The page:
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What Do I Do Now?

What Do I Do Now?

I sat staring at the small stain in the carpet where Ron had dropped a Sharpie just days before.

It now seemed like a different world already. It was a world where Ron lived with us and we had “normal” problems – like dropped markers, spilled milk, bills to pay, and boys to raise.  I had been so mad that the thick black marker had rolled off of the table and marked the carpet with a small black dot that refused to come out. Now, I loved that stain and longed for that to be the worst thing that had happened in my life.  But, the unthinkable had happened.  My husband had been sent to prison and we (no, not we, I … as in just me!) was left alone to figure out what to do next.

Make a List!

As I sat in the oversized recliner, I tried to imagine what this new life would be like.  This new reality of Ron being in prison and me being a single mom raising two sons alone was terrifying.  I didn’t even know what the first step should be. What do I do now? How will I support myself and my sons? Who do I call? Do I call an attorney? (Read my article on this) How do I get to see him?  What is happening to him right now?  I just wanted him back.

Get out of Bed

The first few days all I wanted to do was hide.  I didn’t leave the house and barely left my room.  The pain and fear that Blog-post-inside-10-6-17gripped me held me in hopelessness and helplessness.  The third day, a friend came over to check on us and saw the utter despair I was living in.  My sons were running wild through the house, the dishes were piled up, food and toys were strewn across the house and I was in my pajamas with Ron’s towel wrapped around my neck.  What a sight!  She was shocked.  “Cathy, you cannot stay here,” she firmly told me.  I thought to myself, “Where will I go?”  But she didn’t mean the physical place, she meant my emotional state.

My friend insisted that I shower and change while she cleaned up and fed the boys. I remember that as I stood in the shower and felt the warmth of water raining over my face, I began to cry uncontrollably. I remember holding my hands over my mouth to try to muffle my sobbing.  But it was a futile attempt.  The raw moan of grief became an unrecognizable wail of intense pain. As much as I wanted to, I couldn’t stop.  I cried like I had never cried before, or since. That cry was my first step in accepting that things would never be the same again.  As I got out of the shower and got dressed, I realized I had to figure out a way to cope (read more of our story).

Small Steps:

The first thing I did on my way to coping was to make a list of things I knew I COULD do.  I needed to be able to make some kind of positive progress.  This was my list:

  1. Get up, get dressed
  2. Brush your teeth, wash your face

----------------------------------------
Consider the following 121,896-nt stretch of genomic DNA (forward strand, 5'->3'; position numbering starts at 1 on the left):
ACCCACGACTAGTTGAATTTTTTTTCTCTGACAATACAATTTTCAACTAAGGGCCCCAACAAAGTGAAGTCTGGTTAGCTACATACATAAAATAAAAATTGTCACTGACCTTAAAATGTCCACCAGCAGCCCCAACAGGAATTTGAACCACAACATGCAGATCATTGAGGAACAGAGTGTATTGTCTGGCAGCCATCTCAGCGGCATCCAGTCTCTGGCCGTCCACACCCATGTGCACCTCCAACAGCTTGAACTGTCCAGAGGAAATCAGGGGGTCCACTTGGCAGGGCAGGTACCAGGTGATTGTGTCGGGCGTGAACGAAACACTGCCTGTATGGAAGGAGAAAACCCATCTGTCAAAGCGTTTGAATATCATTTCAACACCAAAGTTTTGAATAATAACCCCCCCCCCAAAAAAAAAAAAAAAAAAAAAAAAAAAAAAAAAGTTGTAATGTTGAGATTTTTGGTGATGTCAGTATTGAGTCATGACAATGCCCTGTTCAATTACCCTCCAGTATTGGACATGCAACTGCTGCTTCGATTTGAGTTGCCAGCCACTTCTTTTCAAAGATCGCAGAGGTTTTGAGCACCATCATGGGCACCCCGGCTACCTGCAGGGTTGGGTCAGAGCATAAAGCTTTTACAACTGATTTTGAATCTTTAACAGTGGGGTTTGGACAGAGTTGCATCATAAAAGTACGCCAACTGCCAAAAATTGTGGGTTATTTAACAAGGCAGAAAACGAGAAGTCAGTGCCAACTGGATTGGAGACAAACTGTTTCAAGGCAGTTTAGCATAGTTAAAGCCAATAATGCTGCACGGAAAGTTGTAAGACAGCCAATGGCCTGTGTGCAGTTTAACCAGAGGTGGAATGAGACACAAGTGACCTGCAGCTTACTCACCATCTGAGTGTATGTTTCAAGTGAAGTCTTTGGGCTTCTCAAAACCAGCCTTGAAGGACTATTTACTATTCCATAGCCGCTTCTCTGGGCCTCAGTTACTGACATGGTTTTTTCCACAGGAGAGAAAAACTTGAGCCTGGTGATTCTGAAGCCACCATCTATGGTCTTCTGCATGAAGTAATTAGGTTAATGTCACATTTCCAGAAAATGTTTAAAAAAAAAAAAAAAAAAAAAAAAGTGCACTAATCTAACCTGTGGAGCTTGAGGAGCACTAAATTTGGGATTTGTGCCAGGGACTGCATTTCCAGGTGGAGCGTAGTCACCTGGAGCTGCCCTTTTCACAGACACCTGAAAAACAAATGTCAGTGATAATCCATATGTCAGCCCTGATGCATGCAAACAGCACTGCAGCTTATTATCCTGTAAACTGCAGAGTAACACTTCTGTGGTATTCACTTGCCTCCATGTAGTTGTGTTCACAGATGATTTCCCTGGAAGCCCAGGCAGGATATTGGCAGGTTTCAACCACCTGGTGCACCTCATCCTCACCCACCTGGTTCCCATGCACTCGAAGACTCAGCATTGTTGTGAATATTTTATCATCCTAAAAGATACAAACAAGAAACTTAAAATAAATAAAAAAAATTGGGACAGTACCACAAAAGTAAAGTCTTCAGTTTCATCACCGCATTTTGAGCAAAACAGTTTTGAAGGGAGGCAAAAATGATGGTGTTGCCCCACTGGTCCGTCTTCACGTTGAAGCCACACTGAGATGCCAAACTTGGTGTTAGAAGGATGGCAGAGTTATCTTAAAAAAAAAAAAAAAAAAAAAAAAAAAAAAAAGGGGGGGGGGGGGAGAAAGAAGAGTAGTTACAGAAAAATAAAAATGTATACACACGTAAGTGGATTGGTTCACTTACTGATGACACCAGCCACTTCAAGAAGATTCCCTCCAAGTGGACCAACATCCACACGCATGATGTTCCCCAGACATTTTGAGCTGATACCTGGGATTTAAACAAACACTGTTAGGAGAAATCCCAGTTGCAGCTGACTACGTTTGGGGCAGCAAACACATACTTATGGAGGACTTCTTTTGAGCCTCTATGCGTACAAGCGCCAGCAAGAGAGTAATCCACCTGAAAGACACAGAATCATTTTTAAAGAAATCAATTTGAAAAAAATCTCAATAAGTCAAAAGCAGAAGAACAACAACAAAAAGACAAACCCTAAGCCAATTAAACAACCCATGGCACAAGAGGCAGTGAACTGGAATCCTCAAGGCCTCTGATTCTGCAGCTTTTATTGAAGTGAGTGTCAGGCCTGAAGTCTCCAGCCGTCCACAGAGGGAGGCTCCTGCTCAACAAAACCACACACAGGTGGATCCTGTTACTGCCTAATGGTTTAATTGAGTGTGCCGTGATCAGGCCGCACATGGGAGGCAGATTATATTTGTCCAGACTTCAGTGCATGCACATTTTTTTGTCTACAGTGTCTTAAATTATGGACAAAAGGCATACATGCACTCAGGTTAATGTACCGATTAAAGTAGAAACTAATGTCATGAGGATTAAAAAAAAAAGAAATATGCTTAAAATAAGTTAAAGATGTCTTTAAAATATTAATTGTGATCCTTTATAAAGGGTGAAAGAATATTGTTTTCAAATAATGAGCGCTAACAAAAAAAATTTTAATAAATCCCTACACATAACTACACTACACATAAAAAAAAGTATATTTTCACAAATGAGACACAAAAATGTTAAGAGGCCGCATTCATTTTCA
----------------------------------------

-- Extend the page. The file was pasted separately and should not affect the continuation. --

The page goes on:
3. Brush your hair
  4. Get the boys up and get them dressed
  5. Feed the boys
  6. Eat
  7. Do the dishes
  8. Find an activity for the boys
  9. Feed the boys and eat
  10. Do the dishes
  11. Find another activity for the boys
  12. Feed the boys and eat
  13. Do the dishes
  14. Bathe the boys
  15. Read a book to the boys
  16. Put the boys to bed
  17. Call Lisa to check in
  18. Make a list for tomorrow
  19. Go to bed

It may seem silly that I had to do this to make it through the first week or so.

But I did. I could not think or plan past one day at a time. Accomplishing my lists each day produced a sense of control that enabled me to move forward in building a new normal for myself and my boys. As the days passed, my lists became less about simple daily tasks for survival, and more about things that needed to be done to make it.

The next items I added to my list were:

  1. Find out how to visit Ron
  2. Figure out how to pay rent in 2 weeks
  3. Find a job

I needed a lot more confidence to accomplish these three items than I had needed for my long daily survival list!

The satisfaction of crossing my accomplishments off the list continued to build my self-confidence, and I continued to add more complicated and difficult tasks to my list. The key to using lists to help you cope now with the extreme stress and grief of losing your partner to prison is to start out with things you can easily accomplish in one day. Things that keep you focused on living your life.  Next, you can add up to three tasks to your daily list that will take more than one day to accomplish. Eventually, you will build a task list for the week instead of one day at a time.

Here is a link to an easy-to-use task list app to get you started:

Building lists is just the beginning of your journey from learning to cope to finding hope. It takes a lot of courage and a lot of grit to face the world, build a new life, and hold your family together in the midst of incarceration.  You can do it.  One day, and one list, at a time.

I am rooting for you!



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